I really don't know what it is about this island of Ona in Norway or why this particular spot on the island tugs at me so much, but it is one of my favorite places in the world I think. Two separate islands connected by a small bridge are together referred to as Ona. This old cannery building is located on the southwest side of the larger island of Husøy and it has made it to my blogs before, back in March 2014 (see the link below), but I really want to post it again in case you missed it. This island of Ona has only 40 permanent inhabitants. It was once a thriving fishing community dependent on the abundant fishing grounds so long ago off the Norwegian coastline but now is only a ghost image of its former self. This side of the island is very desolate and requires about a thirty minute walk from the ferry landing. The ferry only arrives twice a day, morning and afternoon. The island is about 24 miles to the west out into the Atlantic from the mainland. The island also has millennial old remains of a Viking era burial ground from about 852 A.D.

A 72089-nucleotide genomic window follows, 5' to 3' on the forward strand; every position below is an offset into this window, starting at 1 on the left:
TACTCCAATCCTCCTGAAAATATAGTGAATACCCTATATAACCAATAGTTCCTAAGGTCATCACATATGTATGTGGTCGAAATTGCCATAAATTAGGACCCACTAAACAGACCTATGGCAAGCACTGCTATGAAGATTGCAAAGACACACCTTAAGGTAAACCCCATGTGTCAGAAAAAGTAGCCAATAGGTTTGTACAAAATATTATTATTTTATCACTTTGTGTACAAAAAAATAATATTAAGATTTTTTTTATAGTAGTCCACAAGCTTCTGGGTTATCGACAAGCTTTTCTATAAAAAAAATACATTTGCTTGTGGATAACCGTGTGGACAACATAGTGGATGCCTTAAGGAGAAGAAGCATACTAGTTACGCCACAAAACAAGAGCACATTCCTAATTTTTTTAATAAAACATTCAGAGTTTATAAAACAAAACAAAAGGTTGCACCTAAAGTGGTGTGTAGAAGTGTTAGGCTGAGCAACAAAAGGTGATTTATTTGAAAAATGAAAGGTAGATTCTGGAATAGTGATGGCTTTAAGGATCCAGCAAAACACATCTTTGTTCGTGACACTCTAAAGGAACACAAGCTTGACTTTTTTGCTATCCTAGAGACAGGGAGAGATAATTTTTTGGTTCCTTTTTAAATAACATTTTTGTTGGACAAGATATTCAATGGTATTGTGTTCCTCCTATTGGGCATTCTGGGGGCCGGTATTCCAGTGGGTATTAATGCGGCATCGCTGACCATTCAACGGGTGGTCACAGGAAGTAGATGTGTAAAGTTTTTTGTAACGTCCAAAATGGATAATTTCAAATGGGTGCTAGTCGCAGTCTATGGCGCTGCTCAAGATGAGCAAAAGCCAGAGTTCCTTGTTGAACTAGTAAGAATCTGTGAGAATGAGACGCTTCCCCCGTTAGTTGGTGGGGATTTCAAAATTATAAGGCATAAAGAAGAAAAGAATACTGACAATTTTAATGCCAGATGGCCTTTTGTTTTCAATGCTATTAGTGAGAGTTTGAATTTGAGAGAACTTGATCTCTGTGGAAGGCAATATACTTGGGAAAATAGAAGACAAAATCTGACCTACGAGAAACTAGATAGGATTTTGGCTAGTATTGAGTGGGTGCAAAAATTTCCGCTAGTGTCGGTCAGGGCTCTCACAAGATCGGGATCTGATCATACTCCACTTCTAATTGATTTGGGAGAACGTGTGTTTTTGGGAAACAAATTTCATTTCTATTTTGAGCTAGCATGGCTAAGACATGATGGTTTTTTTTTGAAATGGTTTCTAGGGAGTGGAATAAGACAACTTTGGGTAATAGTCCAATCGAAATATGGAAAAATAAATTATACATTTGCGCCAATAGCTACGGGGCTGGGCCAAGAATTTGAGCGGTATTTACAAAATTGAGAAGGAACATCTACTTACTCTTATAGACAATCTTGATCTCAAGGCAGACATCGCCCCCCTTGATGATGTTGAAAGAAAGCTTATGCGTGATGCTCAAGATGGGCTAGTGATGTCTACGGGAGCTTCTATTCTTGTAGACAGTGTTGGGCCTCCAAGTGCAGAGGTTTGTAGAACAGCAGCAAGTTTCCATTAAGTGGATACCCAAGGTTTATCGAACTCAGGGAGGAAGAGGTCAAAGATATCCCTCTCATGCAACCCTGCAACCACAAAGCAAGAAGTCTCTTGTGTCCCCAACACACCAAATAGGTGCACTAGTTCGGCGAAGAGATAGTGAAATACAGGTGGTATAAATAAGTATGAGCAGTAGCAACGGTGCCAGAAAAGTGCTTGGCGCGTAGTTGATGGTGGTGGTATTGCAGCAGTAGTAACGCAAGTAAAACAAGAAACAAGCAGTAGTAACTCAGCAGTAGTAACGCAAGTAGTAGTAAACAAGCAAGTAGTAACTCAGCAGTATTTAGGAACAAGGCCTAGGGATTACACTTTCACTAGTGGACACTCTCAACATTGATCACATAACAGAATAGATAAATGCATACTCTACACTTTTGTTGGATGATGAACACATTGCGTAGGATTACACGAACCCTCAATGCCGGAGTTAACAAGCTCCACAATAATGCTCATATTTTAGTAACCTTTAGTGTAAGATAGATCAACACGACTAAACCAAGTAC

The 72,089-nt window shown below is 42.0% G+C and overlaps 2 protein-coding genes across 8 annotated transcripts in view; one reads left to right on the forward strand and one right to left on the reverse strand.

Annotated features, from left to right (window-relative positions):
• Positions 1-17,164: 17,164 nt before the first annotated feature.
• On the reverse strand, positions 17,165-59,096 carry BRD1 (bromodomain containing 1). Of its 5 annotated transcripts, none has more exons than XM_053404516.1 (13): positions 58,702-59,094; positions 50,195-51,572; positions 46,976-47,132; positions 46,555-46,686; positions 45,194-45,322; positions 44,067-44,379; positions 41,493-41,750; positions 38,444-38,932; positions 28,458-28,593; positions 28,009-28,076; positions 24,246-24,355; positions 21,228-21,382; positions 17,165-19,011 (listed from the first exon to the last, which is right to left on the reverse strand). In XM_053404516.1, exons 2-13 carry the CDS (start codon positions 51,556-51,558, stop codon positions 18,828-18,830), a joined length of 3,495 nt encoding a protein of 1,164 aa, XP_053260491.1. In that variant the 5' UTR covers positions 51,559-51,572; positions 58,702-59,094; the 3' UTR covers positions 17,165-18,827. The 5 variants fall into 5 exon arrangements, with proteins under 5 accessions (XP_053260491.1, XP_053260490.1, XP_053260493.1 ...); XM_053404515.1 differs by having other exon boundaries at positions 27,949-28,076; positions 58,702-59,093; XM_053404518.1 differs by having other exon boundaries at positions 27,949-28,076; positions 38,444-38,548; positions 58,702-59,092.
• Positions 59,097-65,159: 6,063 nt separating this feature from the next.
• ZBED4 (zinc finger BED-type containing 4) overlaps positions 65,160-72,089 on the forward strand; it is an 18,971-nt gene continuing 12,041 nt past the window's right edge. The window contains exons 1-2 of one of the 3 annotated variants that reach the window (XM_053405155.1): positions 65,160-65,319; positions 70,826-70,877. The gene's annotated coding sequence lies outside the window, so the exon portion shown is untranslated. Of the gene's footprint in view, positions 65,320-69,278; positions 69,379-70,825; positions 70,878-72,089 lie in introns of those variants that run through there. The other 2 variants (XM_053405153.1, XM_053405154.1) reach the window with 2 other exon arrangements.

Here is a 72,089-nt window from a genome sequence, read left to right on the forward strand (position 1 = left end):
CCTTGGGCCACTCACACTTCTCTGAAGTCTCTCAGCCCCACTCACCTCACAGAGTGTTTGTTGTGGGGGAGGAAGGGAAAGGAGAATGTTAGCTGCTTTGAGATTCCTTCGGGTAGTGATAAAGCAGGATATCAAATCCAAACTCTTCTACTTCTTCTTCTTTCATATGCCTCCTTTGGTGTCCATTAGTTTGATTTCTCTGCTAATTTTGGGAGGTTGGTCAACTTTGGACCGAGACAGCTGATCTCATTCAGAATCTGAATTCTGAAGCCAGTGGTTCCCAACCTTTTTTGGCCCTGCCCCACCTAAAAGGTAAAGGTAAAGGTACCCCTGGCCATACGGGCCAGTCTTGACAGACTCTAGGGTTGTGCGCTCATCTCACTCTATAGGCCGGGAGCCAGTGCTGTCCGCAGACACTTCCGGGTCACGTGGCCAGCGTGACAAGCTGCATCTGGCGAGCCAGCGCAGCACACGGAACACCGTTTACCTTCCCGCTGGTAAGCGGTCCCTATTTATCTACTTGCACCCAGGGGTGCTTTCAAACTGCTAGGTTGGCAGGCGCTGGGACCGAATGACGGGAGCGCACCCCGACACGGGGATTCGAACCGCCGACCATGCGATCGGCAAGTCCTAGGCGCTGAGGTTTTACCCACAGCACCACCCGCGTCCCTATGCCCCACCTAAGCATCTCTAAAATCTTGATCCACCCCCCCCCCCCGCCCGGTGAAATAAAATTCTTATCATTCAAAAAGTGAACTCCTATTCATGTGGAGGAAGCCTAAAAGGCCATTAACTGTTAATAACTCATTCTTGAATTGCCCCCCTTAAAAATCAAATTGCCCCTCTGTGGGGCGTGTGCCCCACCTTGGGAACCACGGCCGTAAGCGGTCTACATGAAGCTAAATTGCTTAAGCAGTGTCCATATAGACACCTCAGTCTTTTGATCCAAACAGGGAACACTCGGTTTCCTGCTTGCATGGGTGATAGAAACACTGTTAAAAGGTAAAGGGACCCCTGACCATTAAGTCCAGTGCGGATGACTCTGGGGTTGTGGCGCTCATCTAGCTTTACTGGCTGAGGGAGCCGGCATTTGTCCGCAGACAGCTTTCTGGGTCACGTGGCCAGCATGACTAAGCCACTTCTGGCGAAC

This old cannery building has long since been abandoned and continues to show further neglect every time I visit. But it gives me comfort to look on this building while standing on the low tide bedrock surrounded by kelp and tide pools. It is so serene. So apparently permanent yet so obviously temporary. Free from the hustle of any kind of city life, this scene tells me of a place where people of the past depended on their livelihood. Resting on man-placed stone piers rising from bedrock that makes it feel like it could last a thousand years but with a wooden carcass of a building that has exceeded its eighty year life. What contradictions of longevity and the present surrounded by centuries of historic memories.